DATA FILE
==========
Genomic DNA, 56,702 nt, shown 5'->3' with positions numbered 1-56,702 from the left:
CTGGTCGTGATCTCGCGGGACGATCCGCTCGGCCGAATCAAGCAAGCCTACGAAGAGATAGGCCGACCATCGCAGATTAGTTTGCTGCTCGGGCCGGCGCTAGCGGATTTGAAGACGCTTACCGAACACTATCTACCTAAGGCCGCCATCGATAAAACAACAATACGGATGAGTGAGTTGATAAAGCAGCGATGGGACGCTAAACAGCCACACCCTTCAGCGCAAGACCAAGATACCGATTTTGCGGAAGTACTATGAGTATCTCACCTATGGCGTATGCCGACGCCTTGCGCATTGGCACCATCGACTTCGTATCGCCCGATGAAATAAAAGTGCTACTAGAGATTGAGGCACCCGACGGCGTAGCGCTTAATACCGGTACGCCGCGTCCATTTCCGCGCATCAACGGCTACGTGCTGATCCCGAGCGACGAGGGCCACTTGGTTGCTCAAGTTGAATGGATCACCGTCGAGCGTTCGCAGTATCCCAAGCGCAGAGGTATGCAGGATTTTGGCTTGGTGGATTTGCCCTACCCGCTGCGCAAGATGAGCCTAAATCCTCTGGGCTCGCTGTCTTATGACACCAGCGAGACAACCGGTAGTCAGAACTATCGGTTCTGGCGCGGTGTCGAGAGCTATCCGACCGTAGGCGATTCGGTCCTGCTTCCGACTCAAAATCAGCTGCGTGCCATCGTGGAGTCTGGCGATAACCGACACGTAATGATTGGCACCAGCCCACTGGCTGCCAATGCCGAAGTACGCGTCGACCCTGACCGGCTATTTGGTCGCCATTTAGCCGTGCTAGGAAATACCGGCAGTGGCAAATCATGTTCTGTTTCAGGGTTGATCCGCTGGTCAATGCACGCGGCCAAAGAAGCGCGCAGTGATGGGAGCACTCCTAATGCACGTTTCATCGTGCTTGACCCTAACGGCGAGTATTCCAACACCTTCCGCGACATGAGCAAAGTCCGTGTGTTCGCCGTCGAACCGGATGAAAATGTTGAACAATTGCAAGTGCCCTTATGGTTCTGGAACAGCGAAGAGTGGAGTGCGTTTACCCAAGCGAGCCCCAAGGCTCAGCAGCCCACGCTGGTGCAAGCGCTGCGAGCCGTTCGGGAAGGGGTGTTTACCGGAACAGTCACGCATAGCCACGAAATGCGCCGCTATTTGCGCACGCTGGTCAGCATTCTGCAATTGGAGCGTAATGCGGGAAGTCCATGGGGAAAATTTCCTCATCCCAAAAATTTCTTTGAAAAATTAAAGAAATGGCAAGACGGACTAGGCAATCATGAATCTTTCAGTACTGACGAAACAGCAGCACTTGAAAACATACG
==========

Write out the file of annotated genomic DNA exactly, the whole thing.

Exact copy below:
Genomic DNA, 56,702 nt, shown 5'->3' with positions numbered 1-56,702 from the left:
CTGGTCGTGATCTCGCGGGACGATCCGCTCGGCCGAATCAAGCAAGCCTACGAAGAGATAGGCCGACCATCGCAGATTAGTTTGCTGCTCGGGCCGGCGCTAGCGGATTTGAAGACGCTTACCGAACACTATCTACCTAAGGCCGCCATCGATAAAACAACAATACGGATGAGTGAGTTGATAAAGCAGCGATGGGACGCTAAACAGCCACACCCTTCAGCGCAAGACCAAGATACCGATTTTGCGGAAGTACTATGAGTATCTCACCTATGGCGTATGCCGACGCCTTGCGCATTGGCACCATCGACTTCGTATCGCCCGATGAAATAAAAGTGCTACTAGAGATTGAGGCACCCGACGGCGTAGCGCTTAATACCGGTACGCCGCGTCCATTTCCGCGCATCAACGGCTACGTGCTGATCCCGAGCGACGAGGGCCACTTGGTTGCTCAAGTTGAATGGATCACCGTCGAGCGTTCGCAGTATCCCAAGCGCAGAGGTATGCAGGATTTTGGCTTGGTGGATTTGCCCTACCCGCTGCGCAAGATGAGCCTAAATCCTCTGGGCTCGCTGTCTTATGACACCAGCGAGACAACCGGTAGTCAGAACTATCGGTTCTGGCGCGGTGTCGAGAGCTATCCGACCGTAGGCGATTCGGTCCTGCTTCCGACTCAAAATCAGCTGCGTGCCATCGTGGAGTCTGGCGATAACCGACACGTAATGATTGGCACCAGCCCACTGGCTGCCAATGCCGAAGTACGCGTCGACCCTGACCGGCTATTTGGTCGCCATTTAGCCGTGCTAGGAAATACCGGCAGTGGCAAATCATGTTCTGTTTCAGGGTTGATCCGCTGGTCAATGCACGCGGCCAAAGAAGCGCGCAGTGATGGGAGCACTCCTAATGCACGTTTCATCGTGCTTGACCCTAACGGCGAGTATTCCAACACCTTCCGCGACATGAGCAAAGTCCGTGTGTTCGCCGTCGAACCGGATGAAAATGTTGAACAATTGCAAGTGCCCTTATGGTTCTGGAACAGCGAAGAGTGGAGTGCGTTTACCCAAGCGAGCCCCAAGGCTCAGCAGCCCACGCTGGTGCAAGCGCTGCGAGCCGTTCGGGAAGGGGTGTTTACCGGAACAGTCACGCATAGCCACGAAATGCGCCGCTATTTGCGCACGCTGGTCAGCATTCTGCAATTGGAGCGTAATGCGGGAAGTCCATGGGGAAAATTTCCTCATCCCAAAAATTTCTTTGAAAAATTAAAGAAATGGCAAGACGGACTAGGCAATCATGAATCTTTCAGTACTGACGAAACAGCAGCACTTGAAAACATACG